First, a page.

I suppose her reaction shouldn’t have surprised me. I gave birth in a prosperous neighborhood, at a well-respected for-profit hospital. Even so, my story, which a generation ago would have been commonplace, now defies modern conventions across all economic levels. Women with lives like mine will only become more unusual as cultural attitudes toward marriage and parenthood continue to shift—and if The Atlantic’s November cover story is any indication, that’s bad news for all of us.

Read the whole article here.

Image from Flickr.

 

Earthen Vessels: Matt Anderson, Meet Bob.

A friend of mine once named his own body. He called it Bob, joking that, as it was separate from his soul, it deserved a name of its own. If he didn’t want to do something, he could ‘tell Bob to do it’ for him.

This may have helped him clean his apartment more regularly, and it surely gave his friends a few laughs. But it didn’t help him understand what the relationship between body and soul is actually like—in fact, it revealed that he didn’t understand his own makeup very well.

It’s no wonder. We in the twenty-first century, despite our unprecedented medical knowledge, understand the interactions between body and soul little better than our oldest ancestors did. While many of us have benefitted from Pope John Paul II’s invaluable Theology of the Body, and while philosophers like J.P. Moreland have written on the state and nature of the soul, Protestants have done relatively little to work out just how the soul relates to the physical body. Matt Anderson tries to unpack such interactions in his new book, Earthen Vessels: Why Our Bodies Matter to Our Faith.

Moderns, argues Anderson, tend to envision the body as a sort of soul-filled machine—an image that may be traced back, to among other things, a misreading of Descartes’ Meditations on First Philosophy, a misunderstanding of some of the Apostle Paul’s teaching, and the unfortunate Gnostic leanings of some strains of Evangelicalism. Though the machine image leaves much to be desired, Protestants in particular have done little to refine and replace it with a more accurate understanding of the way body and soul work together.

Worse, some have actually described the body as a prison for the soul—John Calvin, for instance, uses the unfortunate description several times in his Institutes of the Christian Religion, though his overall teachings about the body are quite orthodox.

Such images are particularly unhelpful to the physically handicapped, especially those people whose bodily limitations have dramatically shaped the way they think about, experience, and react to the world around them. Anderson uses his own grandfather as an example of this—though childhood disease left the man with the use of only one of his arms, he learned to approach the world with a strength and determination not easily found among the untested. “What the body is”—argues Anderson—“shapes what the body does.” And as the body does, the person does:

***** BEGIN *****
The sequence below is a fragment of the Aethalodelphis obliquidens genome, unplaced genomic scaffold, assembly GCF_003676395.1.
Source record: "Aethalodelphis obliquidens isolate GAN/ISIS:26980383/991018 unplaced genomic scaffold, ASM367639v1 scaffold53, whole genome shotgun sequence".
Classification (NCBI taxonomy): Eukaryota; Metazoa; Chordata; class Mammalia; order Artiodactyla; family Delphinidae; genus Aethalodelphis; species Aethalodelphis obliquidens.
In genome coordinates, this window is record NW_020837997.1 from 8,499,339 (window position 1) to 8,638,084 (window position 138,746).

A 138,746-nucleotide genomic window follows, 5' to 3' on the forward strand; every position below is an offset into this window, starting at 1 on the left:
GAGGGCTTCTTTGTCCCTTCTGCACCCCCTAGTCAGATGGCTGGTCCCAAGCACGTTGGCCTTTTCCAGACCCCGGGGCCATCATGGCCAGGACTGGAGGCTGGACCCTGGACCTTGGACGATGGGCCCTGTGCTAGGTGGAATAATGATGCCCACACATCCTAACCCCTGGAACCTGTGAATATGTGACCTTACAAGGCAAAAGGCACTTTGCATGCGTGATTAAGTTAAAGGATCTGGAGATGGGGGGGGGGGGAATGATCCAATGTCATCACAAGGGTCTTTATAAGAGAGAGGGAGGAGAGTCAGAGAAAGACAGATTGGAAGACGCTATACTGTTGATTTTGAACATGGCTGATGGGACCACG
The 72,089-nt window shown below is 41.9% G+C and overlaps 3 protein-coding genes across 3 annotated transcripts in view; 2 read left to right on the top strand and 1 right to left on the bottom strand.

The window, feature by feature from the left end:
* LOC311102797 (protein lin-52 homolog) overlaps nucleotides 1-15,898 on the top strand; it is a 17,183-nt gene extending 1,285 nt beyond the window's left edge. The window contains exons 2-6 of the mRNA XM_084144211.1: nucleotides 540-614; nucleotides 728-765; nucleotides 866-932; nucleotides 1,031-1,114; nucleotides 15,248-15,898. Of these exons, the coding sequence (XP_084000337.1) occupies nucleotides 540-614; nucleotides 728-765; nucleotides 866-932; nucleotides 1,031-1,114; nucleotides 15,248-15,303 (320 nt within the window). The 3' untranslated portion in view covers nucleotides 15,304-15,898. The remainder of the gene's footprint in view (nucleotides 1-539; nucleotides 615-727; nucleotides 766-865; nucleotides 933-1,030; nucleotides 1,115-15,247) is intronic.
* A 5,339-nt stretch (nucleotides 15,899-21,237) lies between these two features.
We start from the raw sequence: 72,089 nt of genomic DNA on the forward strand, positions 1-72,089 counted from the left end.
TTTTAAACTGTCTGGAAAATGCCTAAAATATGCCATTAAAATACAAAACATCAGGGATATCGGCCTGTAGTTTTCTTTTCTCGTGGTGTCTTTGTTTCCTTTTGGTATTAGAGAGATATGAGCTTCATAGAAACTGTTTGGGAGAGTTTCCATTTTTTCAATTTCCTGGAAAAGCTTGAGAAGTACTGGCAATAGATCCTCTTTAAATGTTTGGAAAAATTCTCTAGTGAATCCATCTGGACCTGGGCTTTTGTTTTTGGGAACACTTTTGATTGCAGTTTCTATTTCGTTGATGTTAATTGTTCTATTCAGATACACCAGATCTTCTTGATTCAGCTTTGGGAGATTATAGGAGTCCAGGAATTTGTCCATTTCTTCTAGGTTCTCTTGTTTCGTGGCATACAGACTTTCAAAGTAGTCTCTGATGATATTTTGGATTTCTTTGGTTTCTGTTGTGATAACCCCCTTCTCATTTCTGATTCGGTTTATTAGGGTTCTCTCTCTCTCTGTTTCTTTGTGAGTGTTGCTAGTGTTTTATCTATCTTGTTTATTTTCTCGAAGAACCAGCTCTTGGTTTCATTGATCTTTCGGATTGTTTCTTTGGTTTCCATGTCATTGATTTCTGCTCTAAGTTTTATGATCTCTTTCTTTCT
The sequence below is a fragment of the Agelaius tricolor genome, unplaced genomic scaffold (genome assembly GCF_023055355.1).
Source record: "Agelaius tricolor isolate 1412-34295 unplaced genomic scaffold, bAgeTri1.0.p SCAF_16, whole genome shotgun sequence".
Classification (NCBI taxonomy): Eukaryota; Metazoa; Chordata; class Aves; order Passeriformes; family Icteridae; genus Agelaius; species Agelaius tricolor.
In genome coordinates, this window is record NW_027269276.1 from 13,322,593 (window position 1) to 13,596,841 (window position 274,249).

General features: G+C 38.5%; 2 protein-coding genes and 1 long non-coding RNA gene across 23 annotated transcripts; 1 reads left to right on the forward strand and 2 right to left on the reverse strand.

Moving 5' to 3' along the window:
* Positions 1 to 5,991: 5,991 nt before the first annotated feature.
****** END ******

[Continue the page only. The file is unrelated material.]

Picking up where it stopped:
As human persons, we live, communicate, and move in the flesh and bones that we indwell. Our bodies are not instruments for us to operate, as though we were driving them about like captains of a ship. They are not tools for us to communicate with others, or pieces of property to dispose of as we wish.

Sometimes, Anderson points out, God changes a person by working directly with his soul. Those whose sins Jesus forgave in the Biblical accounts fit in this category. Other times, Jesus chose to reach the soul by means of the body:

The same God who forgives sins shapes and reshapes human bodies. In Matthew 9, Jesus forgives the sins of a paralytic, and the scribes and Pharisees grumble. In response, Jesus reveals the fullness of authority: “ ‘But that you may know that the Son of Man has authority on earth to forgive sins’—he then said to the paralytic—‘Rise, pick up your bed and go home’” (v. 6). Jesus does not associate paralysis with sinning, nor should we. But his authority to forgive sins in connected to his authority over our human bodies.

Anderson’s book is necessarily limited. At 255 pages, Earthen Vessels is an all-too-brief introduction to the problem at hand, and Anderson raises more questions than he answers. That’s not a bad thing. The questions raised in this book would take scores of volumes to answer. Anderson makes it clear that, rather than offering a definitive treatment of the issue himself, he hopes to draw others into a conversation about the proper role of the body in life, in worship, and in culture.

He means that literally. If you’d like to join the conversation yourself, ask Matt Anderson to join your reading group–but hurry, his time is limited.

It’s a conversation worth joining—just ask my friend Bob.

 

NaNoWriMo in Space?

Joi Weaver shares some thoughts on why you should consider writing a novel next month–and why you should be excited about space travel:

It’s always tempting, when talking of influencing culture, to buy into the “magic bullet” theory, the idea that a single cultural item will change the course of the society. “Oh,” we might say, “if only someone would make the perfect movie about space exploration, or write the perfect novel, or create the perfect painting, then everyone would understand!”